Government Equity Investments in Coronavirus Bailouts: Why, How, When?

36 Pages Posted: 26 Mar 2020 Last revised: 14 Apr 2020

See all articles by William L. Megginson

William L. Megginson

University of Oklahoma

Veljko Fotak

School of Management, University at Buffalo (SUNY); Sovereign Investment Lab, Baffi Carefin, Bocconi University

Date Written: April 14, 2020


Governments around the world are attempting to support individuals’ incomes, rescue distressed businesses, and preserve employer-employee relationships damaged in the coronavirus pandemic by adopting fiscal stimulus programs of unprecedented scale. Although the bulk of this spending will involve direct payments to individuals or some type of direct lending or loan guarantees to businesses, large sums will (and should) take the form of government purchases of equity in distressed firms — either by direct purchase or by exercising warrants attached to rescue loans. We discuss why we think these equity injections will be necessary, but only in a limited number of cases; how they should be structured; when investments should be made and, almost as important, exited. We summarize (and tabulate) both the modest recent history of governments rescuing non-financial firms with equity injections and the voluminous research examining the efficacy of governments rescuing failing banks using equity investments. We highlight the dangers that would likely arise if governments permanently retain and vote the equity stakes purchased during the current crisis. Where equity investments must be made, we argue that these should: (1) be effective, in being large enough to be decisive; (2) be passive after the initial injection, when some financial restrictions should be imposed; (3) be temporary and preferably self-liquidating through open-market sales or redemptions; (4) provide taxpayers an upside claim if and when the rescued firm recovers; (5) be restricted to exchange-listed companies in all but extreme cases; and (6) be timely, as speed is crucial. In most cases, the default instrument to employ should be either non-voting preferred stock or warrants that convert into immediately marketable common shares, and we present a numerical example of how a preferred stock-with-warrants equity investment could pay off handsomely for taxpayers if rescued companies recover even partially.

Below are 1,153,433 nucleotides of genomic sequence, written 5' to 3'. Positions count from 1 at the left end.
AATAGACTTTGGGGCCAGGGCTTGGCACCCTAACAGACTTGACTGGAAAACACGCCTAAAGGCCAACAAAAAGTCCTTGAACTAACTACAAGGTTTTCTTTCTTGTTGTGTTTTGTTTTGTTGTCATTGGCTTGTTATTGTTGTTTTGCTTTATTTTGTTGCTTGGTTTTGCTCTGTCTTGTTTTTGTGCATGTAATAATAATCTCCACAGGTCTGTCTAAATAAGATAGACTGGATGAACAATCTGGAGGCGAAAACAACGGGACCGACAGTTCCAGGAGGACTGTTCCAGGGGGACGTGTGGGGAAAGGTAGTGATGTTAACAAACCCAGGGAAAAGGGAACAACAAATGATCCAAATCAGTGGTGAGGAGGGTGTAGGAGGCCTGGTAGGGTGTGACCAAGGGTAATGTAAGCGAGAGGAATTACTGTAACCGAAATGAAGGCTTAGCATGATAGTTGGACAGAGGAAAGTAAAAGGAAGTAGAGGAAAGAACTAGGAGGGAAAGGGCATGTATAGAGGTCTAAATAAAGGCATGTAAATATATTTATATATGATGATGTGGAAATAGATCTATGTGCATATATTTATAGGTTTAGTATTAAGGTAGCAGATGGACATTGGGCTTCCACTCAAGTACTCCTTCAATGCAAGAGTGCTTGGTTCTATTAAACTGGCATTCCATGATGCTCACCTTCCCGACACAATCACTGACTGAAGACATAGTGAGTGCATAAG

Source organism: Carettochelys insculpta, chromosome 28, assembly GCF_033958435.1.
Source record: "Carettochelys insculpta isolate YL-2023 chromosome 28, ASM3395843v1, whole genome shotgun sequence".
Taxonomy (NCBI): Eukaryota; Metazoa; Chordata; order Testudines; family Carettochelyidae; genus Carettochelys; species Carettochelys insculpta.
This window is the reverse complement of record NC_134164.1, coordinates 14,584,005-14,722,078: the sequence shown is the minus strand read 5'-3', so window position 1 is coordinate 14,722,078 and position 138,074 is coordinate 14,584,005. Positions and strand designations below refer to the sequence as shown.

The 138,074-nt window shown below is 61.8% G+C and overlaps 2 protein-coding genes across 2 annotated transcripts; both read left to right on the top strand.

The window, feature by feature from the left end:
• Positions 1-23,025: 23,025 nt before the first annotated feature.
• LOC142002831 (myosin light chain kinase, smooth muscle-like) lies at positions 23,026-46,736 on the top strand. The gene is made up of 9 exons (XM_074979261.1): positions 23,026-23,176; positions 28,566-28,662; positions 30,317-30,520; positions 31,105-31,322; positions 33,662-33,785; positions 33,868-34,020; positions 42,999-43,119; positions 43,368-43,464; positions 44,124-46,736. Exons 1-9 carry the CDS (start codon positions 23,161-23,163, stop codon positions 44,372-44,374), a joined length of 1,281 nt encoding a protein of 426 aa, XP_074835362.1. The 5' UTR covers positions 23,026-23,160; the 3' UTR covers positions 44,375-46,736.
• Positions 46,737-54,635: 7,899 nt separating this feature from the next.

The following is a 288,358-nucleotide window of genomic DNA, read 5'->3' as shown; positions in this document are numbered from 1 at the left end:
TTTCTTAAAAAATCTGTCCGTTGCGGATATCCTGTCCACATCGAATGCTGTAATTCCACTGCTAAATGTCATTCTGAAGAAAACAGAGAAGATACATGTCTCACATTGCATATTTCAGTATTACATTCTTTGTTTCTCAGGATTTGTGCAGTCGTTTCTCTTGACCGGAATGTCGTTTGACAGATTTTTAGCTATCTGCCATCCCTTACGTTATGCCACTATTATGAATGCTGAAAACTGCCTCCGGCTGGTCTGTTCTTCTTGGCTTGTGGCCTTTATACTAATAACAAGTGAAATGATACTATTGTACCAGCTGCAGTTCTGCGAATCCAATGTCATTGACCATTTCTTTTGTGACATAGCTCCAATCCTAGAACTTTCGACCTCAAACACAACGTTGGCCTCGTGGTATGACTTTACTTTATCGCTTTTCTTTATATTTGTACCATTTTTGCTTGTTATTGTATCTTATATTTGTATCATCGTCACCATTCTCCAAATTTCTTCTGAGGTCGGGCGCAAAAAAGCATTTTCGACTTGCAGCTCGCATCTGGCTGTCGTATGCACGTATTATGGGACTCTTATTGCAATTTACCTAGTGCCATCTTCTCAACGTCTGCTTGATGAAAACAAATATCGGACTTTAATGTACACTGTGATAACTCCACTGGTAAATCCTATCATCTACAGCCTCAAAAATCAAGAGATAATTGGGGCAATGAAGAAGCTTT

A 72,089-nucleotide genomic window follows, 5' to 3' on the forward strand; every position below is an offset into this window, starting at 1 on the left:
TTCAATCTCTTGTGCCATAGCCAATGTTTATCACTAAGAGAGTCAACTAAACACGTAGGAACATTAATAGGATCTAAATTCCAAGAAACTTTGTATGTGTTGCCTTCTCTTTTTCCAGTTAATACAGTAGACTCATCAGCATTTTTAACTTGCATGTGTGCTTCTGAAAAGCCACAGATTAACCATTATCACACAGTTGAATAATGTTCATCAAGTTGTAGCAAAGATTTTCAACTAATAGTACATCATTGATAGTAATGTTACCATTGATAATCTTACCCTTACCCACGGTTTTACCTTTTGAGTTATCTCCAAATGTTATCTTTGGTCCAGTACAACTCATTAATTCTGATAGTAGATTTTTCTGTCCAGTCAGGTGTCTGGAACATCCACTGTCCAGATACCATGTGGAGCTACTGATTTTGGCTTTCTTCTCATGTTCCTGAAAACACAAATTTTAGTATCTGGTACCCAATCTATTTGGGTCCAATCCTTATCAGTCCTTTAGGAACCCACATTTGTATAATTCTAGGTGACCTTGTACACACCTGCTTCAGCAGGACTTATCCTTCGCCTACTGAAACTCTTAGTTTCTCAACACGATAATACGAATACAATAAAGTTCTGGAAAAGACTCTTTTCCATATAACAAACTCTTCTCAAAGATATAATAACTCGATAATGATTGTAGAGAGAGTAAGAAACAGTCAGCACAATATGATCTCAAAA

Keywords: Bailouts; Equity capital injections; Preferred stock & warrants; Central bank policies; Fiscal & stabilization policies; TARP; Transportation & hospitality industries; Corporate governance

JEL Classification: E58; E69; G1, G12, G18, G32, G38, H11; H60; H81; J54; L69; L91; Q41

Suggested Citation

Megginson, William L. and Fotak, Veljko, Government Equity Investments in Coronavirus Bailouts: Why, How, When? (April 14, 2020). Available at SSRN: or

William L. Megginson (Contact Author)

University of Oklahoma ( email )

307 W Brooks, 205A Adams Hall
Norman, OK 73019
United States
(405) 325-2058 (Phone)
(405) 325-1957 (Fax)


Veljko Fotak

School of Management, University at Buffalo (SUNY) ( email )

School of Management, University at Buffalo
236 Jacobs Management Center
Buffalo, NY 14260
United States
+1 716-645-1541 (Phone)

Sovereign Investment Lab, Baffi Carefin, Bocconi University ( email )

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